The changes planned for the crossing at Ga. 400 and Hwy. 53 has the owner of a local restaurant wondering how he'll be able to stay in business without access to his main entrance.
"You're taking my main entrance," Darin Muenchow, owner of Big D's Barbecue, told state transportation representatives last week. "You can't get in to my restaurant."
Speaking to a capacity crowd on March 12 during the Dawson County Chamber of Commerce's monthly luncheon, Kimberly Nesbitt with the department of transportation said she knew there were fears about access to businesses at the crossing.
She also said DOT has worked to address those concerns and that the plan to install displaced left lanes on Ga. 400 is the best model for its crossing at Hwy. 53.
"I understand the business community has concerns," she said. "A grade separating interchange would have been way more damaging to this area."
Muenchow said he wasn't buying the state's response.
"If you think for one minute [that] I believe you guys care about those business, I don't," he said.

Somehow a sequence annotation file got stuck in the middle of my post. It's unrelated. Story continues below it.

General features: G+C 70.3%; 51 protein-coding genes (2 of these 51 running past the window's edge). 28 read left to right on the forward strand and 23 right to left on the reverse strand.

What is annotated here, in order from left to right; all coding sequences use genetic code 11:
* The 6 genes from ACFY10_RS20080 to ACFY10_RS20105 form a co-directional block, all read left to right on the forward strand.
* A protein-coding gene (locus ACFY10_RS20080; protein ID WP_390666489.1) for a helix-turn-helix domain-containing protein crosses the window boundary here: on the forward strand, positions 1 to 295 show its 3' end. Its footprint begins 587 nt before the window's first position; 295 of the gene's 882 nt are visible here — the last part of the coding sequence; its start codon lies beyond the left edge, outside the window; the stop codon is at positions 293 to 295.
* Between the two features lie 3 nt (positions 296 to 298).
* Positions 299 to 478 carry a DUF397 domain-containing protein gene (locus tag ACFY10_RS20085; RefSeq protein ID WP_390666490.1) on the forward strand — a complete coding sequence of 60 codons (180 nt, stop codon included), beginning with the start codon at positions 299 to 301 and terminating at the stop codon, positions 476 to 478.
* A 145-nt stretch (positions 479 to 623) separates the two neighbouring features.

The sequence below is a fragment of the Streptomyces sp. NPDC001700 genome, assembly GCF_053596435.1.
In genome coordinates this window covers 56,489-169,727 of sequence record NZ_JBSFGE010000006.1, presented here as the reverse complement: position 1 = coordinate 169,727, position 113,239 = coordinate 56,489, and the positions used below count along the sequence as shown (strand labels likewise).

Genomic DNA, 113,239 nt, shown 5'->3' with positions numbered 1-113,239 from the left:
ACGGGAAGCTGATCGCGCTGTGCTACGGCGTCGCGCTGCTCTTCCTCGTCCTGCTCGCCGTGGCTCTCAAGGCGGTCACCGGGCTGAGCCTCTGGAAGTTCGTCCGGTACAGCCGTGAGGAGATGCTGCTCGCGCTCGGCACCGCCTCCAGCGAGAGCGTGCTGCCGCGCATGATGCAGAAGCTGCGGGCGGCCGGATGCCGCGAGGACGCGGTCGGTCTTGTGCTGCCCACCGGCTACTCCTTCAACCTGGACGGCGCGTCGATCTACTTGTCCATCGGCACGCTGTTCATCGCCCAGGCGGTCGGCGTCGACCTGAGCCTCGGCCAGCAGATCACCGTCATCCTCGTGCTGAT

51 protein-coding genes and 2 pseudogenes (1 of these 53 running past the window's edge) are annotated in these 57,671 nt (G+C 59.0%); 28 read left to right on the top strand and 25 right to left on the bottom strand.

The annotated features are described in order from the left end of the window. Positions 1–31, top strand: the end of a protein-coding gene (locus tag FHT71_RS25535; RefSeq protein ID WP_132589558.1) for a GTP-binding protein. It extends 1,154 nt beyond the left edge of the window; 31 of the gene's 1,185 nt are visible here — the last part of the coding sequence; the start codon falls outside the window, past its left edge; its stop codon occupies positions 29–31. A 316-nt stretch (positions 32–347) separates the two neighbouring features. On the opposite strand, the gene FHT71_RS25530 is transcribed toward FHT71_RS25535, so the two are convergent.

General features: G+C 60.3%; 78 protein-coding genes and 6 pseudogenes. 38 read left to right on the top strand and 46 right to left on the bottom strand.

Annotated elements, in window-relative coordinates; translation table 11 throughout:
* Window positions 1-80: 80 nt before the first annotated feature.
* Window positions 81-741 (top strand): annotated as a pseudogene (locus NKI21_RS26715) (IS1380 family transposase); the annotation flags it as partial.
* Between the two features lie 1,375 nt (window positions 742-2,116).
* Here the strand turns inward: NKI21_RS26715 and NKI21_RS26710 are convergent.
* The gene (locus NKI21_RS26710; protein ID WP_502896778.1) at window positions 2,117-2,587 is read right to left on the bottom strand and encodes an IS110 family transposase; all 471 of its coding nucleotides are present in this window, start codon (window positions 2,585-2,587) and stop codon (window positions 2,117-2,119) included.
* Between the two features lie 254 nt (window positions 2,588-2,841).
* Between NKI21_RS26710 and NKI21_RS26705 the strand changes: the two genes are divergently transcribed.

"Everybody that's on that corner, if they believed this was going to help us, McDonalds wouldn't be moving, Kroger wouldn't be suing you and everybody else wouldn't be trying to figure out where we're going to go when we're out of business."
Last year, management at McDonald's confirmed the national eatery is planning a move away from its current location.
"No land has been purchased yet, but McDonalds Corporate is planning to move the restaurant," said Manager Jamie Smith.
There have also been discussions about Kroger relocating south on Ga. 400 to one of the future retail centers planned on Dawson Forest Road, though officials with the grocer have declined to comment on the matter.
On Wednesday, Glynn Jenkins, a spokesperson for the grocer, said Kroger's real estate team was "not aware of a lawsuit between Kroger Dawsonville and the GDOT."
DOT, however, is currently in a legal battle with the businesses in the Ingles shopping center regarding right-of-way acquisition, according to court records.
Teri Pope, transportation spokeswoman, said she could not comment "on right-of-way acquisition except with the property owner until after construction of the project is complete."
Described as the most economic option at an estimated $9.5 million, the department of transportation has purchased 32 plots of land needed to complete the crossing.
"Under this project, we were able to do the majority of the work with the existing right-of-way," Nesbitt said.
Construction is set to begin in spring on the state's first continuous flow intersection, which is predicted to reduce traffic congestion by 85 percent once complete.